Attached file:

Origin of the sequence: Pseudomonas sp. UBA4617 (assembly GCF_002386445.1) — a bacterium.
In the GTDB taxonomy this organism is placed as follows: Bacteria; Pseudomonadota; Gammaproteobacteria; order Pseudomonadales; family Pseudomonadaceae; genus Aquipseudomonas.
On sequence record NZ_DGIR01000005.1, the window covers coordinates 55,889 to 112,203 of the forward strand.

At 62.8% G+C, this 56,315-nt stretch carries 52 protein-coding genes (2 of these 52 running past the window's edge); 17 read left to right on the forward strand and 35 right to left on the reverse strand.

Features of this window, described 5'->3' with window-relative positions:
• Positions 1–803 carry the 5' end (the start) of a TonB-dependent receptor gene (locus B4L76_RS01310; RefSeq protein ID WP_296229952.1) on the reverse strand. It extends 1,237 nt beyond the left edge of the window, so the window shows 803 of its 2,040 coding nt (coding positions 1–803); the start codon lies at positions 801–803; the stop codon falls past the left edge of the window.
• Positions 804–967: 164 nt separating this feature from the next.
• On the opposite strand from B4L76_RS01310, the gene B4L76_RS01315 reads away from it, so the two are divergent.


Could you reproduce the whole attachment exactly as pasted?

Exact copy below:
Origin of the sequence: Pseudomonas sp. UBA4617 (assembly GCF_002386445.1) — a bacterium.
In the GTDB taxonomy this organism is placed as follows: Bacteria; Pseudomonadota; Gammaproteobacteria; order Pseudomonadales; family Pseudomonadaceae; genus Aquipseudomonas.
On sequence record NZ_DGIR01000005.1, the window covers coordinates 55,889 to 112,203 of the forward strand.

At 62.8% G+C, this 56,315-nt stretch carries 52 protein-coding genes (2 of these 52 running past the window's edge); 17 read left to right on the forward strand and 35 right to left on the reverse strand.

Features of this window, described 5'->3' with window-relative positions:
• Positions 1–803 carry the 5' end (the start) of a TonB-dependent receptor gene (locus B4L76_RS01310; RefSeq protein ID WP_296229952.1) on the reverse strand. It extends 1,237 nt beyond the left edge of the window, so the window shows 803 of its 2,040 coding nt (coding positions 1–803); the start codon lies at positions 801–803; the stop codon falls past the left edge of the window.
• Positions 804–967: 164 nt separating this feature from the next.
• On the opposite strand from B4L76_RS01310, the gene B4L76_RS01315 reads away from it, so the two are divergent.